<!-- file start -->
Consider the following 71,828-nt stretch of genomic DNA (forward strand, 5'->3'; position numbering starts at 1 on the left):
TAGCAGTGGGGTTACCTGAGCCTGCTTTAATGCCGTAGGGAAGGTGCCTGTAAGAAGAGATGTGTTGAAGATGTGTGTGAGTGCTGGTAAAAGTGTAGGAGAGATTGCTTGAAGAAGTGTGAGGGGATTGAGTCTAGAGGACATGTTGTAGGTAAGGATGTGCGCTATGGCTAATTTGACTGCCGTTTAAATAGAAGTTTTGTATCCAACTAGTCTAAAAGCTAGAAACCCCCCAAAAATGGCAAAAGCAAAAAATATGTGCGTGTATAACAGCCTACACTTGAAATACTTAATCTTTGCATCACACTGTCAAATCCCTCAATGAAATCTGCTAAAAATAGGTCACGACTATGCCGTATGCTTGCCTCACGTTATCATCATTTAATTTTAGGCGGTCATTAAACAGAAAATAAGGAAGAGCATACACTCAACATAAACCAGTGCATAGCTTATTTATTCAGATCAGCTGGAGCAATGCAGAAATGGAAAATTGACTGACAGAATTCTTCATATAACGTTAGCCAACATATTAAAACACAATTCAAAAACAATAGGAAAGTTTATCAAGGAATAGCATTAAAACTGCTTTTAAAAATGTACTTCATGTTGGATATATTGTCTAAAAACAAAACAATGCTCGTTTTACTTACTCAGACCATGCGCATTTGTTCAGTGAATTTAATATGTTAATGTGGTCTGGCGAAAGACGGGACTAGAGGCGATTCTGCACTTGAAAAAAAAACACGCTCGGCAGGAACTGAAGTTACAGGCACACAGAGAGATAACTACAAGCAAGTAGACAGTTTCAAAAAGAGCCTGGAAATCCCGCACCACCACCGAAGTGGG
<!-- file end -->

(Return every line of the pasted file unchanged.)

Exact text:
Consider the following 71,828-nt stretch of genomic DNA (forward strand, 5'->3'; position numbering starts at 1 on the left):
TAGCAGTGGGGTTACCTGAGCCTGCTTTAATGCCGTAGGGAAGGTGCCTGTAAGAAGAGATGTGTTGAAGATGTGTGTGAGTGCTGGTAAAAGTGTAGGAGAGATTGCTTGAAGAAGTGTGAGGGGATTGAGTCTAGAGGACATGTTGTAGGTAAGGATGTGCGCTATGGCTAATTTGACTGCCGTTTAAATAGAAGTTTTGTATCCAACTAGTCTAAAAGCTAGAAACCCCCCAAAAATGGCAAAAGCAAAAAATATGTGCGTGTATAACAGCCTACACTTGAAATACTTAATCTTTGCATCACACTGTCAAATCCCTCAATGAAATCTGCTAAAAATAGGTCACGACTATGCCGTATGCTTGCCTCACGTTATCATCATTTAATTTTAGGCGGTCATTAAACAGAAAATAAGGAAGAGCATACACTCAACATAAACCAGTGCATAGCTTATTTATTCAGATCAGCTGGAGCAATGCAGAAATGGAAAATTGACTGACAGAATTCTTCATATAACGTTAGCCAACATATTAAAACACAATTCAAAAACAATAGGAAAGTTTATCAAGGAATAGCATTAAAACTGCTTTTAAAAATGTACTTCATGTTGGATATATTGTCTAAAAACAAAACAATGCTCGTTTTACTTACTCAGACCATGCGCATTTGTTCAGTGAATTTAATATGTTAATGTGGTCTGGCGAAAGACGGGACTAGAGGCGATTCTGCACTTGAAAAAAAAACACGCTCGGCAGGAACTGAAGTTACAGGCACACAGAGAGATAACTACAAGCAAGTAGACAGTTTCAAAAAGAGCCTGGAAATCCCGCACCACCACCGAAGTGGG